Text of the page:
by Dave Roberts | July 16, 2014 10:40 am
California’s Franchise Tax Board spent thousands of dollars over five years in the futile pursuit of a Redondo Beach septuagenarian for $392. For more than half of that time, FTB staff lost the taxpayer’s records and didn’t inform him of it.
Willard Christine appealed the FTB’s tax ruling to the state Board of Equalization. The BOE granted it, 3-2, on June 24. Two board members criticized FTB’s handling of the case.
“It just drives me crazy that for $392 worth of tax there was this ongoing discussion with this taxpayer, a loss of his records for 33 months,” said George Runner. “If anything I think this is a time for us to send a message saying, ‘At times, FTB, you just need to do a better job.’”
The FTB sent two attorneys to the seven-hour hearing, prompting Runner to wonder about a point of diminishing returns in pursuit of small tax disputes.
“I can’t imagine there isn’t some path to try to provide a resolution to this,” he said. “I mean, we spent that much money in attorneys – more, we probably spent three times that amount of money – in attorney fees sitting here today.”
BOE Chairman Jerome Horton was also critical of FTB’s treatment of Christine.
“I just feel compelled to say something about this,” he said. “A loss of records for 33 months is a significant error on the part of the department. As human as the error may be, I happen to believe that there are a whole lot of faults that may have occurred in that process.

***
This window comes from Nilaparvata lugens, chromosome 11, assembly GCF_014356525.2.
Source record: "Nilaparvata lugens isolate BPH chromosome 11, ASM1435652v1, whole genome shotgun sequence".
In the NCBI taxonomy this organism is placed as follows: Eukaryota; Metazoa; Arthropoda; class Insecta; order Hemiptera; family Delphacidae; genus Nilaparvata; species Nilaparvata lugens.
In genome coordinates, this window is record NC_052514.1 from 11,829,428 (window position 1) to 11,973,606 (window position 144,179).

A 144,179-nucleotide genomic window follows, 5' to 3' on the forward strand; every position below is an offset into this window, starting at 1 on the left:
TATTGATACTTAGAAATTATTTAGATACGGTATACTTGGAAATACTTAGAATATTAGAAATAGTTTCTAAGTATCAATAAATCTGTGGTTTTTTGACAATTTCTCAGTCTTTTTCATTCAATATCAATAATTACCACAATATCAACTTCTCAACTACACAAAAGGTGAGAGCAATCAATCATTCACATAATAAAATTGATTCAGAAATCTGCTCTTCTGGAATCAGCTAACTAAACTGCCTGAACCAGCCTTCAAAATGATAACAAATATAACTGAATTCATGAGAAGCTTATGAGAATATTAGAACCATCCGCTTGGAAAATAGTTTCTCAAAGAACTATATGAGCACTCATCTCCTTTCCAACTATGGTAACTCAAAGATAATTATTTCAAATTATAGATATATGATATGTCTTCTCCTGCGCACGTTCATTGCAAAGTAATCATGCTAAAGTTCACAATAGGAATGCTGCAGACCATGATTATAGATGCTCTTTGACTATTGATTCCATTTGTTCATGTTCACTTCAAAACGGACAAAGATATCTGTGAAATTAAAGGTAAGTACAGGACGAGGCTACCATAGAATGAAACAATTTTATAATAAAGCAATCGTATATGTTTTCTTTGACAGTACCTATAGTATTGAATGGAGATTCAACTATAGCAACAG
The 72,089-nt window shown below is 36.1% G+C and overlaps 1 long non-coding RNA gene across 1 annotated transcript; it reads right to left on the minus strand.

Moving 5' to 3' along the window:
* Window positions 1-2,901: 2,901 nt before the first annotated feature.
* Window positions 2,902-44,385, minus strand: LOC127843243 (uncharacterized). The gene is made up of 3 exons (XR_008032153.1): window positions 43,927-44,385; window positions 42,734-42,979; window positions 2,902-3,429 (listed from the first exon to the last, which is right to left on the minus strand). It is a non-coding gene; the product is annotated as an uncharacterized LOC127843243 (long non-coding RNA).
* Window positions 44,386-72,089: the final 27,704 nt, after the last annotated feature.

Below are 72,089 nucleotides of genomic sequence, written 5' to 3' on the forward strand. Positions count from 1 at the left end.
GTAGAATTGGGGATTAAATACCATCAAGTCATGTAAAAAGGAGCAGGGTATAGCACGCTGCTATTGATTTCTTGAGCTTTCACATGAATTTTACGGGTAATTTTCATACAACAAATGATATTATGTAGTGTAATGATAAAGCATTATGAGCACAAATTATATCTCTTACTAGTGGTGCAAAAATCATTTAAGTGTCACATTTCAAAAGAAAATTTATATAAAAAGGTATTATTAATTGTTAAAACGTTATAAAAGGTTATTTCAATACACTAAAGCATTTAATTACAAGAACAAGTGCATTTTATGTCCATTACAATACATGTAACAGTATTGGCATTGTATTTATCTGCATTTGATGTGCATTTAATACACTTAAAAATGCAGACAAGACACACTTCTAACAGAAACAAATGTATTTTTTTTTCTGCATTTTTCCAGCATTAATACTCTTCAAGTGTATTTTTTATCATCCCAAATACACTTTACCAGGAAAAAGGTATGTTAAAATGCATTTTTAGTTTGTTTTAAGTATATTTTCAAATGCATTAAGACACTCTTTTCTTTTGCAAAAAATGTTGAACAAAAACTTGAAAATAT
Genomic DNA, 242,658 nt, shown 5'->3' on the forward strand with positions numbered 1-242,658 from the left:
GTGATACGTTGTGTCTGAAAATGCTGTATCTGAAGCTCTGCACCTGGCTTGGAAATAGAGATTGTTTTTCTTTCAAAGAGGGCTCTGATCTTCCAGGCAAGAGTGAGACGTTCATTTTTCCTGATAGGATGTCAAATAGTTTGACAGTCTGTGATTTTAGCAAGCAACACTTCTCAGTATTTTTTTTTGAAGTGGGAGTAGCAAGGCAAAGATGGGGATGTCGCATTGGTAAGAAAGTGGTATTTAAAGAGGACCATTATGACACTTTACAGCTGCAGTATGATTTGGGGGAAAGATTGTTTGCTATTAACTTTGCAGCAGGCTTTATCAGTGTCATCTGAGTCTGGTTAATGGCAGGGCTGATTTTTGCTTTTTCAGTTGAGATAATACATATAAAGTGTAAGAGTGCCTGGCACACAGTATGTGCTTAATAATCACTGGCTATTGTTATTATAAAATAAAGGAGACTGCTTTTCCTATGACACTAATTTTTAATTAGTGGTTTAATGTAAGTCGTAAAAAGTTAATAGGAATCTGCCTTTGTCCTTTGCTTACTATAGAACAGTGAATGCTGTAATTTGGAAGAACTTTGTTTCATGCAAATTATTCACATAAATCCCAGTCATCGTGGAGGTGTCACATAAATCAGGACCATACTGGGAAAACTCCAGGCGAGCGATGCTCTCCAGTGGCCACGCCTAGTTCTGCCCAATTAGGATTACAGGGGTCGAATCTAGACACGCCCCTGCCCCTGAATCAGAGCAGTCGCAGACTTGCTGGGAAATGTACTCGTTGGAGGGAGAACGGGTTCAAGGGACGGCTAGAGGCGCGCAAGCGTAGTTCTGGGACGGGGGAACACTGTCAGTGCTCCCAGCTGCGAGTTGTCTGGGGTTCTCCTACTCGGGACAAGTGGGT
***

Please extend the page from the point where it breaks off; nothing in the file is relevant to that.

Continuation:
“But it is indicative of a larger concern, I think. And could be reflective of the cause for the inaction on the part of the taxpayer or inability to act on the part of the taxpayer subsequent to those 33 months, because of the frustration of not being able to have the information.”
FTB Public Affairs Officer Denise Azimi blamed the missing records on “human error.”
“I apologize to Mr. Christine for the long delay on his case,” she said. “We strive to provide timely attention and resolution to all taxpayers’ disputes or concerns. We certainly did not meet his or our own expectations in this instance.
“We provided the only remedy FTB could allow under the law; we abated the interest for the time period that the case was missing. In regards to our processes, we are striving to be more diligent so this does not occur in the future.”